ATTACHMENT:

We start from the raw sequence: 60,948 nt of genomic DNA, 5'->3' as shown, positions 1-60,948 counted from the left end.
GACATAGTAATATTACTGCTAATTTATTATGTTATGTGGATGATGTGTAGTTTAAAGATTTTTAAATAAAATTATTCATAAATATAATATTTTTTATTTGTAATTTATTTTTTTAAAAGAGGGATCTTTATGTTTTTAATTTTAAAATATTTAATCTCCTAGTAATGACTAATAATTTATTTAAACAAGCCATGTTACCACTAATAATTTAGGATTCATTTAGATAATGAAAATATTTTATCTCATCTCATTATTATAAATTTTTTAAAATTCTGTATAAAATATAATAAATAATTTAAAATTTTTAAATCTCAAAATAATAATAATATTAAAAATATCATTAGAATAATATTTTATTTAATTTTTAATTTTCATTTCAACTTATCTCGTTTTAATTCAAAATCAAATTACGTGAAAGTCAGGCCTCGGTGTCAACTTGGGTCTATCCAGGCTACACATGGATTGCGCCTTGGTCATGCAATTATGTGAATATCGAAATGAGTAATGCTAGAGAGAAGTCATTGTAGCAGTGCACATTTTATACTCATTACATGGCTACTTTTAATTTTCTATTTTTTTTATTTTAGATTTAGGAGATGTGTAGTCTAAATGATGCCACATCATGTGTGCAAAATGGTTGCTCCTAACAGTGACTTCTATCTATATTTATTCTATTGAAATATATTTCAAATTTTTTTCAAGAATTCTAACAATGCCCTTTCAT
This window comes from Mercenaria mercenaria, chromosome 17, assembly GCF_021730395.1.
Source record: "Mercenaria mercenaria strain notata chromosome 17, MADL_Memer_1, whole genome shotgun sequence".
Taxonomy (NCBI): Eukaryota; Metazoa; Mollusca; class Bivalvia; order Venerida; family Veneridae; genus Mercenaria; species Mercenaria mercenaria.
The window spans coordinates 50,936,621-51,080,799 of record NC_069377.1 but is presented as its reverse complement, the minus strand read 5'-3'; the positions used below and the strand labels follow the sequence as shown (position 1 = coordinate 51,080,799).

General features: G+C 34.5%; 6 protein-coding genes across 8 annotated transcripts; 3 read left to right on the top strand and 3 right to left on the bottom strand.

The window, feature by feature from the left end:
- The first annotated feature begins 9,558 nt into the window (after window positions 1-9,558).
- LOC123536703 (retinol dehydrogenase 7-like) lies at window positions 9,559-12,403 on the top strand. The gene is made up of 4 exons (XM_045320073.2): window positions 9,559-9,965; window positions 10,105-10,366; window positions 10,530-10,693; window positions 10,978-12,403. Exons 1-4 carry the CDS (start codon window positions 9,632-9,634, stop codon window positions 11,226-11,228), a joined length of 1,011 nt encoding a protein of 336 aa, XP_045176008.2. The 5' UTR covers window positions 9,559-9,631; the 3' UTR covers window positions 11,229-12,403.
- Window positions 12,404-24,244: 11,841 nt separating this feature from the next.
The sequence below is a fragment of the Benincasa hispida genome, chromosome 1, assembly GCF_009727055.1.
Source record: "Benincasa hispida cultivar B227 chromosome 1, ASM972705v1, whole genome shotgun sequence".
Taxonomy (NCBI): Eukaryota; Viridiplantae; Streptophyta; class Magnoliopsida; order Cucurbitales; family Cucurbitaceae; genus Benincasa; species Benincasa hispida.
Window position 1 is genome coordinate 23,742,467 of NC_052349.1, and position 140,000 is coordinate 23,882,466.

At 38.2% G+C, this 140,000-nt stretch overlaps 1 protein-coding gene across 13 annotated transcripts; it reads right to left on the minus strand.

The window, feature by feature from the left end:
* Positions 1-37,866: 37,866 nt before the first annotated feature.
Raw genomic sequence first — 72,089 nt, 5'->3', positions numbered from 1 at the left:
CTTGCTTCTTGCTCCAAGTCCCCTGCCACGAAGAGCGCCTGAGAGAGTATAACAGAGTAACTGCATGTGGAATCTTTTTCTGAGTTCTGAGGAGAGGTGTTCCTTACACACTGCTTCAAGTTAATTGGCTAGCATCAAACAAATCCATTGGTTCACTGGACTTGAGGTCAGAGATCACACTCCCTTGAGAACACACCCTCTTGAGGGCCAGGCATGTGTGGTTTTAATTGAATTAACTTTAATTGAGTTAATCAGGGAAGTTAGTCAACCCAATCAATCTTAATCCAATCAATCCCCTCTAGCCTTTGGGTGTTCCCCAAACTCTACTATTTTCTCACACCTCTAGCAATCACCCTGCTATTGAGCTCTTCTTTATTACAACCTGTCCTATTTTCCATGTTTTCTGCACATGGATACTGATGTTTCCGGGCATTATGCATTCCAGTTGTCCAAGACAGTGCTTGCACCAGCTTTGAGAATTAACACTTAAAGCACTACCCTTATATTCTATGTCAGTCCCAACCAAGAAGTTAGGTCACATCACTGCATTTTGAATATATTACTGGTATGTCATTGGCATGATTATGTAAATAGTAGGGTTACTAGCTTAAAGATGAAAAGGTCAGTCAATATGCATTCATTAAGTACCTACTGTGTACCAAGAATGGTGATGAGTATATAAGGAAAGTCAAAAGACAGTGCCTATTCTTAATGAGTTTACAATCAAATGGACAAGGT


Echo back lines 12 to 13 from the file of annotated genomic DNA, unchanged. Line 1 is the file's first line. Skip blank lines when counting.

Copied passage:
The sequence below is a fragment of the Benincasa hispida genome, chromosome 1, assembly GCF_009727055.1.
Source record: "Benincasa hispida cultivar B227 chromosome 1, ASM972705v1, whole genome shotgun sequence".